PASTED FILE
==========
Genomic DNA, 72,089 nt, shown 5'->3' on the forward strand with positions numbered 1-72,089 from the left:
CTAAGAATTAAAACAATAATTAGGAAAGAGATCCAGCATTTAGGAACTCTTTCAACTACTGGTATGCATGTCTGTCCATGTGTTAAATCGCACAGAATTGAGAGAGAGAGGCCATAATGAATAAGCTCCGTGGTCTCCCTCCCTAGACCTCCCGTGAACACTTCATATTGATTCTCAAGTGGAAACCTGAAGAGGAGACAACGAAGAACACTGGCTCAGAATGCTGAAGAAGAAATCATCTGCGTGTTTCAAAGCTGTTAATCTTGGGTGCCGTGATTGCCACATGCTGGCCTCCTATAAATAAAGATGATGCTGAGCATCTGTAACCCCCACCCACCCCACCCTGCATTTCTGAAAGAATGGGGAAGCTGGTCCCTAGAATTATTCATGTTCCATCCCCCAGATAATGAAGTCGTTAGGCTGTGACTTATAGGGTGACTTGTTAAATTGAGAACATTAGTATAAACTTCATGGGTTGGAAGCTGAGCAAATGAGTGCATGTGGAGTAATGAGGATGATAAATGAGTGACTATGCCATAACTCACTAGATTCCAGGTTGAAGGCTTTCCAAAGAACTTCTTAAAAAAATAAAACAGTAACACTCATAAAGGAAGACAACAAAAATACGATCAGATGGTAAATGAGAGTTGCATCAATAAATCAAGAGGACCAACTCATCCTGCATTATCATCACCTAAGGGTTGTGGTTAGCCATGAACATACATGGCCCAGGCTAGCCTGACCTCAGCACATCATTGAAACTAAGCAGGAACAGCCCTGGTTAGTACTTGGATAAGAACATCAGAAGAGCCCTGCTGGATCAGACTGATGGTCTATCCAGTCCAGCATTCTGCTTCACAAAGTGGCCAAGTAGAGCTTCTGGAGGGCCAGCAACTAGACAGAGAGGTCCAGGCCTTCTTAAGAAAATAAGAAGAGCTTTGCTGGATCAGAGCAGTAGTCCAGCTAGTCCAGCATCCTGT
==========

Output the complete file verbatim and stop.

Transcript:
Genomic DNA, 72,089 nt, shown 5'->3' on the forward strand with positions numbered 1-72,089 from the left:
CTAAGAATTAAAACAATAATTAGGAAAGAGATCCAGCATTTAGGAACTCTTTCAACTACTGGTATGCATGTCTGTCCATGTGTTAAATCGCACAGAATTGAGAGAGAGAGGCCATAATGAATAAGCTCCGTGGTCTCCCTCCCTAGACCTCCCGTGAACACTTCATATTGATTCTCAAGTGGAAACCTGAAGAGGAGACAACGAAGAACACTGGCTCAGAATGCTGAAGAAGAAATCATCTGCGTGTTTCAAAGCTGTTAATCTTGGGTGCCGTGATTGCCACATGCTGGCCTCCTATAAATAAAGATGATGCTGAGCATCTGTAACCCCCACCCACCCCACCCTGCATTTCTGAAAGAATGGGGAAGCTGGTCCCTAGAATTATTCATGTTCCATCCCCCAGATAATGAAGTCGTTAGGCTGTGACTTATAGGGTGACTTGTTAAATTGAGAACATTAGTATAAACTTCATGGGTTGGAAGCTGAGCAAATGAGTGCATGTGGAGTAATGAGGATGATAAATGAGTGACTATGCCATAACTCACTAGATTCCAGGTTGAAGGCTTTCCAAAGAACTTCTTAAAAAAATAAAACAGTAACACTCATAAAGGAAGACAACAAAAATACGATCAGATGGTAAATGAGAGTTGCATCAATAAATCAAGAGGACCAACTCATCCTGCATTATCATCACCTAAGGGTTGTGGTTAGCCATGAACATACATGGCCCAGGCTAGCCTGACCTCAGCACATCATTGAAACTAAGCAGGAACAGCCCTGGTTAGTACTTGGATAAGAACATCAGAAGAGCCCTGCTGGATCAGACTGATGGTCTATCCAGTCCAGCATTCTGCTTCACAAAGTGGCCAAGTAGAGCTTCTGGAGGGCCAGCAACTAGACAGAGAGGTCCAGGCCTTCTTAAGAAAATAAGAAGAGCTTTGCTGGATCAGAGCAGTAGTCCAGCTAGTCCAGCATCCTGT